Thursday, July 12, 2018

What IS It? (With Bonus "Boat Gourmet" Tip!)

We were happy to see the weed-eater. Cap's gone swimming
several times to get weed off our propeller!
The last installment of the SlowBoat "What IS It?" quiz invited you to identify a strange machine that seemed to be steamrolling the river.

Hats off to Jonathan Shanks who correctly identified it as a weed harvesting machine. He'll receive the SlowBoat prize, a genuine post card via old-fashioned snail mail.

(In case you want more info: The Rideau Canal is infested with an invasive water weed. It gets wrapped around your prop shaft and slows you down.  The weed eater is one way that the government keeps the route a little more clear for boaters.


Why are those little round floats arranged in such nice, straight lines?
This one also comes from the Rideau Canal. Outside the Manotick Lock, we noticed a whole field of little round floats.  They seemed to be arranged in nice, neat straight lines.

We've been flummoxed by floats before, notably the fishing noodles we spotted on the Ten-Tom Waterway during our Great Loop Cruise.

Oyster farm? No, this is freshwater. Freshwater pearl farm? Good guess, but no.
This field of floats at Manotick, however, has nothing to do with fishing.  So, what IS it?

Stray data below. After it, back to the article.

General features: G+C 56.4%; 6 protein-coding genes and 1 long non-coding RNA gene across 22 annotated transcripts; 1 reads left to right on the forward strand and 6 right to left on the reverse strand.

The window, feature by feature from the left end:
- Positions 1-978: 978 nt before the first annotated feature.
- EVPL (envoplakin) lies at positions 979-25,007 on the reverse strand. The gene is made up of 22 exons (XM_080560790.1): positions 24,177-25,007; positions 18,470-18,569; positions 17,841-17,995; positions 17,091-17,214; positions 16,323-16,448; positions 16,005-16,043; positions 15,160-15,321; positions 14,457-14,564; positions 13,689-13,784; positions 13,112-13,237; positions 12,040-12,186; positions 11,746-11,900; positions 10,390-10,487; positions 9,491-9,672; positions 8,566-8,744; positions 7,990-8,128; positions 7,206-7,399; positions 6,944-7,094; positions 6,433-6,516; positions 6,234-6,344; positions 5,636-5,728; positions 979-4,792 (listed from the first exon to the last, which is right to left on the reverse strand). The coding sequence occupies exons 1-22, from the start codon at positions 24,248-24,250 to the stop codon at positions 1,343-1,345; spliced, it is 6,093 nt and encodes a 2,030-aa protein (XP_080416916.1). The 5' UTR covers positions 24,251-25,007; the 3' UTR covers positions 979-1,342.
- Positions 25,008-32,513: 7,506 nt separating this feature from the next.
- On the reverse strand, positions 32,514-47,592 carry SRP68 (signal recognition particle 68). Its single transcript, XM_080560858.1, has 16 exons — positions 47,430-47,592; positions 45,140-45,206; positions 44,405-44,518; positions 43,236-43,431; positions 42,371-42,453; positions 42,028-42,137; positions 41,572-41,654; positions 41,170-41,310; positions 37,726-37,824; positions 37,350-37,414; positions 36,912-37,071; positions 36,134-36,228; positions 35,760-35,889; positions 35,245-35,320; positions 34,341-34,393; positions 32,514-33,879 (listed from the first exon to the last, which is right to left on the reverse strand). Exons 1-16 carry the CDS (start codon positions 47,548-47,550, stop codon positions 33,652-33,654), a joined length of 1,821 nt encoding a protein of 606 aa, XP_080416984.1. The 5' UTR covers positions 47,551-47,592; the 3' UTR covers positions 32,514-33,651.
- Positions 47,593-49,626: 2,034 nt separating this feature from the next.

Write your answer on a Pestzilla TM Robust UV Electronic Bug Zapper and send it to . . . oh wait! We don't get mail delivery on the boat!  Use the comment function below, put a note on the SlowBoat FaceBook page, or email Cynthia.  You could be our next lucky winner!

BONUS! Boat Gourmet Tip

Plain toast? Never!  We serve avocado toast on THIS boat!
Let's say you enjoy a slice of toast with your breakfast.  But your boat has no toaster. (This isn't a yacht! There's not a lot of counter space in the galley!)

Or say you DO have a toaster but you are anchored out, not plugged in to shore power. 

That toaster will drain your house batteries faster than you can say "What about my blow dryer?"

A Toast to Toast

Never fear. You can still make delicious buttery toast in two minutes flat. 
Whoever said, "Cheese alone does not
constitute dinner" never shopped at
a Montreal fromagerie!
  1. Melt some butter in your trusty skillet.
  2. Take a slice of bread.  Dip it quickly in the melted butter, then turn it over and put the plain side down in the remaining butter (the butter-dipped side is up)
  3. Adjust your heat to medium-low.  Give it a minute.
  4. Use a spatula to check. 
  5. When the bread looks toasty, flip it. 
  6. You already buttered the side that is now down against the pan.  No need to add more butter!
  7. Repeat step 4.  When your toast is ready, breakfast is served.
Garlic bread variation: For when you're serving spaghetti but you don't want to heat up the boat by turning the oven on. (Or you only need enough garlic bread for two):
  1. Use Italian bread
  2. Add a little garlic powder and oregano to the butter as it melts
  3. Enjoy!
Always remember, a well-fed Captain is a happy Captain!